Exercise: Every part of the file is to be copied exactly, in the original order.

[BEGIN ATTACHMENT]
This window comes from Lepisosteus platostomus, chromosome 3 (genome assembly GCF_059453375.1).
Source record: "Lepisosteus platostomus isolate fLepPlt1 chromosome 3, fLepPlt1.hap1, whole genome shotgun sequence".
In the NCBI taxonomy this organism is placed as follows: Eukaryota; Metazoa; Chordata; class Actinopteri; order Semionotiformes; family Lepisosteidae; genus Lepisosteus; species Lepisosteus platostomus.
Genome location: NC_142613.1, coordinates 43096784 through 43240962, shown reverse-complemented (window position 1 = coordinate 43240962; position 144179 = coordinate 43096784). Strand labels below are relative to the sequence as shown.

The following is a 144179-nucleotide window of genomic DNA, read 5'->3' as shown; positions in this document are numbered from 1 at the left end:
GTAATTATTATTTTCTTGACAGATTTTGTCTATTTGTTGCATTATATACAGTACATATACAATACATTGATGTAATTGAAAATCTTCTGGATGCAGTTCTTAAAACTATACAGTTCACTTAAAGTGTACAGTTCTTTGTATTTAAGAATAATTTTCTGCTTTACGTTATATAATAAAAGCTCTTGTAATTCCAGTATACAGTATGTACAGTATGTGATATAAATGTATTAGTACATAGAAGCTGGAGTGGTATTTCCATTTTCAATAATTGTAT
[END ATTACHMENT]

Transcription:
This window comes from Lepisosteus platostomus, chromosome 3 (genome assembly GCF_059453375.1).
Source record: "Lepisosteus platostomus isolate fLepPlt1 chromosome 3, fLepPlt1.hap1, whole genome shotgun sequence".
In the NCBI taxonomy this organism is placed as follows: Eukaryota; Metazoa; Chordata; class Actinopteri; order Semionotiformes; family Lepisosteidae; genus Lepisosteus; species Lepisosteus platostomus.
Genome location: NC_142613.1, coordinates 43096784 through 43240962, shown reverse-complemented (window position 1 = coordinate 43240962; position 144179 = coordinate 43096784). Strand labels below are relative to the sequence as shown.

The following is a 144179-nucleotide window of genomic DNA, read 5'->3' as shown; positions in this document are numbered from 1 at the left end:
GTAATTATTATTTTCTTGACAGATTTTGTCTATTTGTTGCATTATATACAGTACATATACAATACATTGATGTAATTGAAAATCTTCTGGATGCAGTTCTTAAAACTATACAGTTCACTTAAAGTGTACAGTTCTTTGTATTTAAGAATAATTTTCTGCTTTACGTTATATAATAAAAGCTCTTGTAATTCCAGTATACAGTATGTACAGTATGTGATATAAATGTATTAGTACATAGAAGCTGGAGTGGTATTTCCATTTTCAATAATTGTAT